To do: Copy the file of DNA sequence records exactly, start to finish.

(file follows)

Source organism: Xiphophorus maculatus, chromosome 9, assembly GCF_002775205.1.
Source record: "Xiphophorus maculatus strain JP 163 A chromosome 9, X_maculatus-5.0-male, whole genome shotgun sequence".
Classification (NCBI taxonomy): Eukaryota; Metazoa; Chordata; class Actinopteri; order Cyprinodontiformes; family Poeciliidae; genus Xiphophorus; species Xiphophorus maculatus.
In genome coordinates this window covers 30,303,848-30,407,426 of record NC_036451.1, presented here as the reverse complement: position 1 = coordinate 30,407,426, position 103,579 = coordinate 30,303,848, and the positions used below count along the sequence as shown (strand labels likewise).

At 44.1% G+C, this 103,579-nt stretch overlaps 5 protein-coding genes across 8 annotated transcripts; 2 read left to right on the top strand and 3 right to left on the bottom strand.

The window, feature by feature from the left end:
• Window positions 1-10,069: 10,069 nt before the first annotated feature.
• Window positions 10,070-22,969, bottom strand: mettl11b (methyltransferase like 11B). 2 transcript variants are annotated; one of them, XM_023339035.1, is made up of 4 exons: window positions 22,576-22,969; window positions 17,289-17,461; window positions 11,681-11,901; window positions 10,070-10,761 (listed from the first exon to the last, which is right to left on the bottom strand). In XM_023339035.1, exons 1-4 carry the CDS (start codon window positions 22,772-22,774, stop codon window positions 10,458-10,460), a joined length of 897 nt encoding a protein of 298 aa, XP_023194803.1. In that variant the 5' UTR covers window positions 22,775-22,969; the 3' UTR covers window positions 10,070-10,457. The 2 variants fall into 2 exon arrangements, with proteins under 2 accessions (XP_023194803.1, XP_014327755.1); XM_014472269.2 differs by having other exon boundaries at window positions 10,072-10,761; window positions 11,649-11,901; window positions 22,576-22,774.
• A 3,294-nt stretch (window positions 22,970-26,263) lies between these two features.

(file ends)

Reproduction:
Source organism: Xiphophorus maculatus, chromosome 9, assembly GCF_002775205.1.
Source record: "Xiphophorus maculatus strain JP 163 A chromosome 9, X_maculatus-5.0-male, whole genome shotgun sequence".
Classification (NCBI taxonomy): Eukaryota; Metazoa; Chordata; class Actinopteri; order Cyprinodontiformes; family Poeciliidae; genus Xiphophorus; species Xiphophorus maculatus.
In genome coordinates this window covers 30,303,848-30,407,426 of record NC_036451.1, presented here as the reverse complement: position 1 = coordinate 30,407,426, position 103,579 = coordinate 30,303,848, and the positions used below count along the sequence as shown (strand labels likewise).

At 44.1% G+C, this 103,579-nt stretch overlaps 5 protein-coding genes across 8 annotated transcripts; 2 read left to right on the top strand and 3 right to left on the bottom strand.

The window, feature by feature from the left end:
• Window positions 1-10,069: 10,069 nt before the first annotated feature.
• Window positions 10,070-22,969, bottom strand: mettl11b (methyltransferase like 11B). 2 transcript variants are annotated; one of them, XM_023339035.1, is made up of 4 exons: window positions 22,576-22,969; window positions 17,289-17,461; window positions 11,681-11,901; window positions 10,070-10,761 (listed from the first exon to the last, which is right to left on the bottom strand). In XM_023339035.1, exons 1-4 carry the CDS (start codon window positions 22,772-22,774, stop codon window positions 10,458-10,460), a joined length of 897 nt encoding a protein of 298 aa, XP_023194803.1. In that variant the 5' UTR covers window positions 22,775-22,969; the 3' UTR covers window positions 10,070-10,457. The 2 variants fall into 2 exon arrangements, with proteins under 2 accessions (XP_023194803.1, XP_014327755.1); XM_014472269.2 differs by having other exon boundaries at window positions 10,072-10,761; window positions 11,649-11,901; window positions 22,576-22,774.
• A 3,294-nt stretch (window positions 22,970-26,263) lies between these two features.